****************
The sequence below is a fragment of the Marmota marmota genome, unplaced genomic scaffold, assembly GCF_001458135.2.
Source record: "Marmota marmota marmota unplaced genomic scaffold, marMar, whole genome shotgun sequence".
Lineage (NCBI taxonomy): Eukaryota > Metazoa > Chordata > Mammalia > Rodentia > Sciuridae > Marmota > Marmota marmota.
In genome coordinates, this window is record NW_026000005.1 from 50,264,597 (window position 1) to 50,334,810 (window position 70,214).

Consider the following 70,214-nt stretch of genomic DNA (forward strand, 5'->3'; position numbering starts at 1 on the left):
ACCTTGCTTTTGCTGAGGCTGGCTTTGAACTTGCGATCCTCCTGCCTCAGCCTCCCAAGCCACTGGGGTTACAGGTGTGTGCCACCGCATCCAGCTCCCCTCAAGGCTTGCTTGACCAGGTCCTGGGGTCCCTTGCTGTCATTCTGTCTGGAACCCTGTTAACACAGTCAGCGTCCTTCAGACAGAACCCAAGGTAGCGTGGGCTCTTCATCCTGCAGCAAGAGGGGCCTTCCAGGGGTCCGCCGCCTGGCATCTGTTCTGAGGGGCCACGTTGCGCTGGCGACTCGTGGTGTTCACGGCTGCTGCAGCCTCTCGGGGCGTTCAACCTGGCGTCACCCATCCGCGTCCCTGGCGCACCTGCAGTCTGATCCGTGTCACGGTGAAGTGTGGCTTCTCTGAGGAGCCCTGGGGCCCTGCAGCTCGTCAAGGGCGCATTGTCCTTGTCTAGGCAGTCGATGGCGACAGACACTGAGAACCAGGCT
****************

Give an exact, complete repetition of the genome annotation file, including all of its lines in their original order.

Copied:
The sequence below is a fragment of the Marmota marmota genome, unplaced genomic scaffold, assembly GCF_001458135.2.
Source record: "Marmota marmota marmota unplaced genomic scaffold, marMar, whole genome shotgun sequence".
Lineage (NCBI taxonomy): Eukaryota > Metazoa > Chordata > Mammalia > Rodentia > Sciuridae > Marmota > Marmota marmota.
In genome coordinates, this window is record NW_026000005.1 from 50,264,597 (window position 1) to 50,334,810 (window position 70,214).

Consider the following 70,214-nt stretch of genomic DNA (forward strand, 5'->3'; position numbering starts at 1 on the left):
ACCTTGCTTTTGCTGAGGCTGGCTTTGAACTTGCGATCCTCCTGCCTCAGCCTCCCAAGCCACTGGGGTTACAGGTGTGTGCCACCGCATCCAGCTCCCCTCAAGGCTTGCTTGACCAGGTCCTGGGGTCCCTTGCTGTCATTCTGTCTGGAACCCTGTTAACACAGTCAGCGTCCTTCAGACAGAACCCAAGGTAGCGTGGGCTCTTCATCCTGCAGCAAGAGGGGCCTTCCAGGGGTCCGCCGCCTGGCATCTGTTCTGAGGGGCCACGTTGCGCTGGCGACTCGTGGTGTTCACGGCTGCTGCAGCCTCTCGGGGCGTTCAACCTGGCGTCACCCATCCGCGTCCCTGGCGCACCTGCAGTCTGATCCGTGTCACGGTGAAGTGTGGCTTCTCTGAGGAGCCCTGGGGCCCTGCAGCTCGTCAAGGGCGCATTGTCCTTGTCTAGGCAGTCGATGGCGACAGACACTGAGAACCAGGCT